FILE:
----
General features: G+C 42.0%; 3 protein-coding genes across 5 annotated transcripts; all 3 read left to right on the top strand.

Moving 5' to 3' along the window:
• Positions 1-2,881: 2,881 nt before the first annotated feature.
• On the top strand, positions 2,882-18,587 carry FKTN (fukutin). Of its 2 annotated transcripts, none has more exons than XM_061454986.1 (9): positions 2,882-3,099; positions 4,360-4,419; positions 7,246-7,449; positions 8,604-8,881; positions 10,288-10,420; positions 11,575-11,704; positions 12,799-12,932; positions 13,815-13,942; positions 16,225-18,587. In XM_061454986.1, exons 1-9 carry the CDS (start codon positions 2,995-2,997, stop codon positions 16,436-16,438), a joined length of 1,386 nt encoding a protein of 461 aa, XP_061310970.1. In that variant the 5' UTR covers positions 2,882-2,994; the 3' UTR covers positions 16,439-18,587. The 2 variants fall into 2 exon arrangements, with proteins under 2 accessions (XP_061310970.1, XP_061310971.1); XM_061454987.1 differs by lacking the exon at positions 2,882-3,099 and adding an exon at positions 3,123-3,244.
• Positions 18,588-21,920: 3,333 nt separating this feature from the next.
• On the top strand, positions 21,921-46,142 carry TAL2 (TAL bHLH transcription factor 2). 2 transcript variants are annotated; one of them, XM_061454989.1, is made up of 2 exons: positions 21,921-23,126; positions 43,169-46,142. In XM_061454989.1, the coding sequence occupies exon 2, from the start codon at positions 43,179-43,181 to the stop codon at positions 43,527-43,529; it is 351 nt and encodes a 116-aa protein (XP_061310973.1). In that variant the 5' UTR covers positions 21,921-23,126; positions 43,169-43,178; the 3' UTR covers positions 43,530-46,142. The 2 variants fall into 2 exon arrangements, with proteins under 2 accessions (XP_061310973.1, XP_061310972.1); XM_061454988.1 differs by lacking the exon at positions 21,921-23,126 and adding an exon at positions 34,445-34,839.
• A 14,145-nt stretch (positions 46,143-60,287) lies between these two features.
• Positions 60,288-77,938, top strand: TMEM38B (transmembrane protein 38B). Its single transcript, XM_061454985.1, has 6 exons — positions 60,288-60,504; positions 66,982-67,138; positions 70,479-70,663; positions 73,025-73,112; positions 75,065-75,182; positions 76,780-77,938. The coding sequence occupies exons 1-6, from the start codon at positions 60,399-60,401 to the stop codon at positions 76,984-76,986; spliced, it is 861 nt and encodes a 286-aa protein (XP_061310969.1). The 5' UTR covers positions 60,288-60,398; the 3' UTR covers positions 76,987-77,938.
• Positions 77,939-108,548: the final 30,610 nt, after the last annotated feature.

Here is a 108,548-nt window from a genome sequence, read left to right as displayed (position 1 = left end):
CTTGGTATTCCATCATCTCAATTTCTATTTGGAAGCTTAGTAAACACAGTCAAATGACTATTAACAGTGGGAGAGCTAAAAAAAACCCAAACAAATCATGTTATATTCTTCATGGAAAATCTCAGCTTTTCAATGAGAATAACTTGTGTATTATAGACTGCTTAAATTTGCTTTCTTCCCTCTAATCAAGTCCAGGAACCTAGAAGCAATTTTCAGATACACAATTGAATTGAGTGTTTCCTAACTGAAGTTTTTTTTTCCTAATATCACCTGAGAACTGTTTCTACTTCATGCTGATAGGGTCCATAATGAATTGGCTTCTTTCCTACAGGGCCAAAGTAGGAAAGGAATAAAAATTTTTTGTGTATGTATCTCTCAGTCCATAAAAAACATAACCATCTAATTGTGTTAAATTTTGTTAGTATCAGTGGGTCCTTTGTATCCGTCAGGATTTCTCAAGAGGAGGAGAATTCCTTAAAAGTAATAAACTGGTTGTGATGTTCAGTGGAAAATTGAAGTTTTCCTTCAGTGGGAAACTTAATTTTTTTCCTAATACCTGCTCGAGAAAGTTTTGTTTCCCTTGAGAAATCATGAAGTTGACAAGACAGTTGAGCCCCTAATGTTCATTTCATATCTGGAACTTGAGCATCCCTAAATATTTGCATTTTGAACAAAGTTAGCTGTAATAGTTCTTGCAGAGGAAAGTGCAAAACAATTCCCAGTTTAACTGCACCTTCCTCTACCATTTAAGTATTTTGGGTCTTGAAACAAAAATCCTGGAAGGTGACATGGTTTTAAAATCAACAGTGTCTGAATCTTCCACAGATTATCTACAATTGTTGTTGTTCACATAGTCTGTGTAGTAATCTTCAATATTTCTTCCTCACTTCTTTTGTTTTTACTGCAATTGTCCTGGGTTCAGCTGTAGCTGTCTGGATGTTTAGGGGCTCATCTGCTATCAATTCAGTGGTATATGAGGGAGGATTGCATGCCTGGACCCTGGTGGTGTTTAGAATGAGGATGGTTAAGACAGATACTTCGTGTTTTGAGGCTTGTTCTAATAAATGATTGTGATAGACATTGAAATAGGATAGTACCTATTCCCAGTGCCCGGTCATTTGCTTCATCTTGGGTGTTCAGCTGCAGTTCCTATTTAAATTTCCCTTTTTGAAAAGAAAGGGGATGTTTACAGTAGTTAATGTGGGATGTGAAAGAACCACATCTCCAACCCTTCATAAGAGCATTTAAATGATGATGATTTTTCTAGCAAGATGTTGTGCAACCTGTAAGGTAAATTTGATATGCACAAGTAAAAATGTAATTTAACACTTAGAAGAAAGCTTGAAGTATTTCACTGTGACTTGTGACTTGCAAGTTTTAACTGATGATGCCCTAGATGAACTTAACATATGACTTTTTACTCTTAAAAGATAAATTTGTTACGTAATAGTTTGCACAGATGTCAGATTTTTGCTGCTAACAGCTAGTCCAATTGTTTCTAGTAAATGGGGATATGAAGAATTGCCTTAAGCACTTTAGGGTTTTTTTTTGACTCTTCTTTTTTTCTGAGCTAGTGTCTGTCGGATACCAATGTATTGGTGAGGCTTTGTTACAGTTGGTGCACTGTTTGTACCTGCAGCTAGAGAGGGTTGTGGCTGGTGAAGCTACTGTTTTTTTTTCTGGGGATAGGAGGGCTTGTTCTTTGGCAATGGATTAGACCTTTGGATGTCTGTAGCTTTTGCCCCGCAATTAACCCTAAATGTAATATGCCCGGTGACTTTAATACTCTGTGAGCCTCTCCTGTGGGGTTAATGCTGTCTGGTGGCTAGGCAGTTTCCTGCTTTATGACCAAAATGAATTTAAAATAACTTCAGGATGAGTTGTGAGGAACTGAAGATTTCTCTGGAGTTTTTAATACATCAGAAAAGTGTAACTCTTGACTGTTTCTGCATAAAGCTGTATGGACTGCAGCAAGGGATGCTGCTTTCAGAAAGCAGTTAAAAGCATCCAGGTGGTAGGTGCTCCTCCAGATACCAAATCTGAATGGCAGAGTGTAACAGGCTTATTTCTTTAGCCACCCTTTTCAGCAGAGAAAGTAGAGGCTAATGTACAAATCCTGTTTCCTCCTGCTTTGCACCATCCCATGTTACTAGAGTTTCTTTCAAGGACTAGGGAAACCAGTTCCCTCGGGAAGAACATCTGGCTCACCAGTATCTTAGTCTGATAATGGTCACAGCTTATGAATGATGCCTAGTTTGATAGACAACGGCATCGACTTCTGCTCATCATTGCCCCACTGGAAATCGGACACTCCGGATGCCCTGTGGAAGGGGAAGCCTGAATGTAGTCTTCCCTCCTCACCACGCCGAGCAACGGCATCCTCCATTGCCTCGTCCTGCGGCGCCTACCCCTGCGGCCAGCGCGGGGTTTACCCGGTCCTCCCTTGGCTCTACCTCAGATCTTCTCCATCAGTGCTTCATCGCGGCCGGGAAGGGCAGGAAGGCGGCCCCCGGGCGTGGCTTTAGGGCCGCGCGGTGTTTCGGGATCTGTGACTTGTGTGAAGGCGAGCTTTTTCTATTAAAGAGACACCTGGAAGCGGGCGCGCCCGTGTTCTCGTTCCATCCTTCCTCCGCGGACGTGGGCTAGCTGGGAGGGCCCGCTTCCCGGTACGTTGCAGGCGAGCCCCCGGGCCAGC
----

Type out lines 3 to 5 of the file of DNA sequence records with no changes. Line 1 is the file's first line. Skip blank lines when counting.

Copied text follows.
• Positions 1-2,881: 2,881 nt before the first annotated feature.
• On the top strand, positions 2,882-18,587 carry FKTN (fukutin). Of its 2 annotated transcripts, none has more exons than XM_061454986.1 (9): positions 2,882-3,099; positions 4,360-4,419; positions 7,246-7,449; positions 8,604-8,881; positions 10,288-10,420; positions 11,575-11,704; positions 12,799-12,932; positions 13,815-13,942; positions 16,225-18,587. In XM_061454986.1, exons 1-9 carry the CDS (start codon positions 2,995-2,997, stop codon positions 16,436-16,438), a joined length of 1,386 nt encoding a protein of 461 aa, XP_061310970.1. In that variant the 5' UTR covers positions 2,882-2,994; the 3' UTR covers positions 16,439-18,587. The 2 variants fall into 2 exon arrangements, with proteins under 2 accessions (XP_061310970.1, XP_061310971.1); XM_061454987.1 differs by lacking the exon at positions 2,882-3,099 and adding an exon at positions 3,123-3,244.
• Positions 18,588-21,920: 3,333 nt separating this feature from the next.